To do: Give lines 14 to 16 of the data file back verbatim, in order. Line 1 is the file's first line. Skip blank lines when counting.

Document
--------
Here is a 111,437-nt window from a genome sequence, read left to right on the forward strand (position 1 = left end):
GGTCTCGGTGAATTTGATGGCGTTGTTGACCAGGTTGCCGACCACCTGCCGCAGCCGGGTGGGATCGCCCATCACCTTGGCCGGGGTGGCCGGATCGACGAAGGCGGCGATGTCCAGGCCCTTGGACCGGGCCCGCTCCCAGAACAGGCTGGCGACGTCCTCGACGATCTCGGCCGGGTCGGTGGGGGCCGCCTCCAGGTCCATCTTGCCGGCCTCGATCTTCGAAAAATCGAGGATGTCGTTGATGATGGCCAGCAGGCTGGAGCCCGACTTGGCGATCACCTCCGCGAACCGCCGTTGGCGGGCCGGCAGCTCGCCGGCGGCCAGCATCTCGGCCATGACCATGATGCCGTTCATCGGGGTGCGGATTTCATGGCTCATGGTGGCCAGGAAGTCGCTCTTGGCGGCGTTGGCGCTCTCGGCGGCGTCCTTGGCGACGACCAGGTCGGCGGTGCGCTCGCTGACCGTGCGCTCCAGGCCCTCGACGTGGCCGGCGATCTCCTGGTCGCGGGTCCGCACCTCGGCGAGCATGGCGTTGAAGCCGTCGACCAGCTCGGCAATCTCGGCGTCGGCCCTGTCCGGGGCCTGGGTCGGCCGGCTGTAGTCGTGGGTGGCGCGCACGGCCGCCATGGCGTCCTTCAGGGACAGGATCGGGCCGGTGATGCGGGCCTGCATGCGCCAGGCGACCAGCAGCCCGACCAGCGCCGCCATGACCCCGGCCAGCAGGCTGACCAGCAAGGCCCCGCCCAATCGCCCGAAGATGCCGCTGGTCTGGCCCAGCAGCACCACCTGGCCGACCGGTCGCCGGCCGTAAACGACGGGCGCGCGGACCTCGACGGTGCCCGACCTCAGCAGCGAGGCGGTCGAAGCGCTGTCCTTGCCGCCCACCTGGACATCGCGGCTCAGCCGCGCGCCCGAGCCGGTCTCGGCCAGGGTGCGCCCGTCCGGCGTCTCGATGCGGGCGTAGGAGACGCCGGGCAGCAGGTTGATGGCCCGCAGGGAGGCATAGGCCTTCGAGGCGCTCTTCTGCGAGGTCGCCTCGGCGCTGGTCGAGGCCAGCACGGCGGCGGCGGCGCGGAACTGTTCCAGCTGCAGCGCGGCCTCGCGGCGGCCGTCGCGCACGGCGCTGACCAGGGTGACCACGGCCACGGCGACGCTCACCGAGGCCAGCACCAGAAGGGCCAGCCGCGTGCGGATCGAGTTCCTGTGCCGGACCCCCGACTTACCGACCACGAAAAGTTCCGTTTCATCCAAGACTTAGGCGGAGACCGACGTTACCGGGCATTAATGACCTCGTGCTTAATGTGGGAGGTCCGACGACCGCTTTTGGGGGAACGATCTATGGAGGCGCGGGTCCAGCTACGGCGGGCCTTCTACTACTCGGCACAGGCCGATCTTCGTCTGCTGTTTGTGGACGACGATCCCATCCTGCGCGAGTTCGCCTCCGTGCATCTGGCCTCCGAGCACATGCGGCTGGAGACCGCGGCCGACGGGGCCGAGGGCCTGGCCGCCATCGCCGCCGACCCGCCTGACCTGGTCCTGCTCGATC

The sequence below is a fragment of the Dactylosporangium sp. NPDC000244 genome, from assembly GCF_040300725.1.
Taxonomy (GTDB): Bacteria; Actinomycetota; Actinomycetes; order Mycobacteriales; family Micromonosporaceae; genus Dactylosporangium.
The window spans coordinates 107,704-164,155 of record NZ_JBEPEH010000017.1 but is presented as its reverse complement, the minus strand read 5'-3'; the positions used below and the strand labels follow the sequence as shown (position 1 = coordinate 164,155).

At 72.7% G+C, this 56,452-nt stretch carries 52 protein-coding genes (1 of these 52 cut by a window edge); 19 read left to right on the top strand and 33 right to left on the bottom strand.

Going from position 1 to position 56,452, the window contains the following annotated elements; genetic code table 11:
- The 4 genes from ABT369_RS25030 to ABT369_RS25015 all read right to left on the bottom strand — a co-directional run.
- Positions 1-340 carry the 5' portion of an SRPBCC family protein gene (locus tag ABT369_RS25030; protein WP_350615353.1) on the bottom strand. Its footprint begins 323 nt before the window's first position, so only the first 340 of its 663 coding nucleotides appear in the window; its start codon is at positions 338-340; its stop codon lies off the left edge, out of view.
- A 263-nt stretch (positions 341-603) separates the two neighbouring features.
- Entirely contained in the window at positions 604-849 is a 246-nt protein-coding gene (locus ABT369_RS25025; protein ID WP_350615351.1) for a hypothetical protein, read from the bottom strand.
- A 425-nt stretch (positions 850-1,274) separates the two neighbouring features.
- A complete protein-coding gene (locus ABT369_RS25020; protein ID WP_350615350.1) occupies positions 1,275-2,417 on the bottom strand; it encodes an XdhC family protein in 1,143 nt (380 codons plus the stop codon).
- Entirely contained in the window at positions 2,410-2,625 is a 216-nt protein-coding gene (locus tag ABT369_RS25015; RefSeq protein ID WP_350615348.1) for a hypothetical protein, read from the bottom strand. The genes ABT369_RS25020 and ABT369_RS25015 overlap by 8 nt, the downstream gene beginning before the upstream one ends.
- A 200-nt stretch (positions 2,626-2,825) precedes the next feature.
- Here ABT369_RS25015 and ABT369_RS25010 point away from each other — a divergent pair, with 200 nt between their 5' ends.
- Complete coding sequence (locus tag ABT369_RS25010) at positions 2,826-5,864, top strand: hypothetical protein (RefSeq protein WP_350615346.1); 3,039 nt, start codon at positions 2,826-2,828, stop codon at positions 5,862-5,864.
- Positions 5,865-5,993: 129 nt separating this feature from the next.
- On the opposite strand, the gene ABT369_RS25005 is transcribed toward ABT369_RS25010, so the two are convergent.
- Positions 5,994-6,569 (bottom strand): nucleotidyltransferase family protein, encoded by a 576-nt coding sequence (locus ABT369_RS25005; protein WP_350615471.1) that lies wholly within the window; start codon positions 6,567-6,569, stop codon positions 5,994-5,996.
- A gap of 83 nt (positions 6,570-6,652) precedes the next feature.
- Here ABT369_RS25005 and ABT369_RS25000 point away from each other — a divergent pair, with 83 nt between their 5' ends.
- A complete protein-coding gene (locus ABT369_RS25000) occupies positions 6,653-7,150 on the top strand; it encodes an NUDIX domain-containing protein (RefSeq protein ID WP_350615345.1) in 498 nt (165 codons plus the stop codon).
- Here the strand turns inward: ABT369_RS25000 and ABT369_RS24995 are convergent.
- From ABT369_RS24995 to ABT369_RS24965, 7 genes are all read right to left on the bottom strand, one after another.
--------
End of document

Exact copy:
- Entirely contained in the window at positions 2,410-2,625 is a 216-nt protein-coding gene (locus tag ABT369_RS25015; RefSeq protein ID WP_350615348.1) for a hypothetical protein, read from the bottom strand. The genes ABT369_RS25020 and ABT369_RS25015 overlap by 8 nt, the downstream gene beginning before the upstream one ends.
- A 200-nt stretch (positions 2,626-2,825) precedes the next feature.
- Here ABT369_RS25015 and ABT369_RS25010 point away from each other — a divergent pair, with 200 nt between their 5' ends.